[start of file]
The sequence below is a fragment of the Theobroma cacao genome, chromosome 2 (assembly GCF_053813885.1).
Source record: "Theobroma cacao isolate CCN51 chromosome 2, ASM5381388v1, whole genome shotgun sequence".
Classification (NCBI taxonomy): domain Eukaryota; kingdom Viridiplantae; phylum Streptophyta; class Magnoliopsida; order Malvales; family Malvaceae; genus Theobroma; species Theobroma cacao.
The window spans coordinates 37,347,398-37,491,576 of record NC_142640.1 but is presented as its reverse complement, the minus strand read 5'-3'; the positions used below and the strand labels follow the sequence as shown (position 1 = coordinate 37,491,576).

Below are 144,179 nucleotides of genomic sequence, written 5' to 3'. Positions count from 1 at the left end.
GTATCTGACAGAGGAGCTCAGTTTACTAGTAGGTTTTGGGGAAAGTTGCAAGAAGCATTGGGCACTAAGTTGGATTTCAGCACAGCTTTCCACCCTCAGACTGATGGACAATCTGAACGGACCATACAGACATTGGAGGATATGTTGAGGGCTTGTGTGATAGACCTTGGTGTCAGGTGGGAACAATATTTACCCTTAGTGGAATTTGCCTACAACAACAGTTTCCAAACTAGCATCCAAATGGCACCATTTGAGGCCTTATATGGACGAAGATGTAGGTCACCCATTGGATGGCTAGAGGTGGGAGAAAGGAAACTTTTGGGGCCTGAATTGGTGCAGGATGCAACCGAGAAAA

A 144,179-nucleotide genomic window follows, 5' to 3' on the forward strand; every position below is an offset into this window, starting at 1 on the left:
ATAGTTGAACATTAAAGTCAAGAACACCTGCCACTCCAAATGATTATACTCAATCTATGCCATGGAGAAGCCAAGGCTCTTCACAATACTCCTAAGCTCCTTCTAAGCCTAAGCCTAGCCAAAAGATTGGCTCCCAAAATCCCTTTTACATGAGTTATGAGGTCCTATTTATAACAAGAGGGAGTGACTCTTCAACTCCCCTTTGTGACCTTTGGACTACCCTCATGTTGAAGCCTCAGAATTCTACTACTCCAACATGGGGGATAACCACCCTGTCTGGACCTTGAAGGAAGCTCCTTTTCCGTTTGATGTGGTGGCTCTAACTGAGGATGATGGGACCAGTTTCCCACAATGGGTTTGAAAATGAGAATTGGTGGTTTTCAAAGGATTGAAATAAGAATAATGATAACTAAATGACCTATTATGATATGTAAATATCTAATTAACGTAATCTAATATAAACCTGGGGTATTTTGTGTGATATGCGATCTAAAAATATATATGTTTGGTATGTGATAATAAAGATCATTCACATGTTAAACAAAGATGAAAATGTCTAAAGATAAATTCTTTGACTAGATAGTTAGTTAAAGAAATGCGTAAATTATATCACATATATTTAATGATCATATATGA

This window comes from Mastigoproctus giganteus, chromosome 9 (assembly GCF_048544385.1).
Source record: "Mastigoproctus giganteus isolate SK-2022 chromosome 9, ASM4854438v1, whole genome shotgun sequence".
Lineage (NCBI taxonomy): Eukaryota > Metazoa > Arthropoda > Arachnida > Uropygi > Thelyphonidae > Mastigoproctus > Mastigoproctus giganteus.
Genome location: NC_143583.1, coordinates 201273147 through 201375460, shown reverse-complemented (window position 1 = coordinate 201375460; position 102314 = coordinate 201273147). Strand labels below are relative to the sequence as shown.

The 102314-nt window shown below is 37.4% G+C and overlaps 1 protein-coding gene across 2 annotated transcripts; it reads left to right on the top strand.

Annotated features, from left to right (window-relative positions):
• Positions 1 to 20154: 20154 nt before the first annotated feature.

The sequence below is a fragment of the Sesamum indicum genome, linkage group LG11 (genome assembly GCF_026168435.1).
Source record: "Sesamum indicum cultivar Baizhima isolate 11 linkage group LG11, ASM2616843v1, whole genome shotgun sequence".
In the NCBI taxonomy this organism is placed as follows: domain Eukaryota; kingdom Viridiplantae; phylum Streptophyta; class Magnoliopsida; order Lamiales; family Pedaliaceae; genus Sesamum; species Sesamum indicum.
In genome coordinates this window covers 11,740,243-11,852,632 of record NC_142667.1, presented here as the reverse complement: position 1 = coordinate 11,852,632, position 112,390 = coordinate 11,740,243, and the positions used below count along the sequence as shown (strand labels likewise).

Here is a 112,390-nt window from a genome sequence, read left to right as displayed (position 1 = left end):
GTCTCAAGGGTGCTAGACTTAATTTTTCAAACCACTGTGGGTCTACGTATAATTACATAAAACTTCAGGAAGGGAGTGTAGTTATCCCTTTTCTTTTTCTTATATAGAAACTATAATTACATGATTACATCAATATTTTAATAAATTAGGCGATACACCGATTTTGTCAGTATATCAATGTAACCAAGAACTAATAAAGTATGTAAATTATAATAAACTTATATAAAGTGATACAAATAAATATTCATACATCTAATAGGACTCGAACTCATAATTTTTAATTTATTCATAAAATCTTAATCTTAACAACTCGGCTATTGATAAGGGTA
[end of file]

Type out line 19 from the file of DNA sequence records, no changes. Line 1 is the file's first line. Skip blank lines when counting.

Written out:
In genome coordinates this window covers 11,740,243-11,852,632 of record NC_142667.1, presented here as the reverse complement: position 1 = coordinate 11,852,632, position 112,390 = coordinate 11,740,243, and the positions used below count along the sequence as shown (strand labels likewise).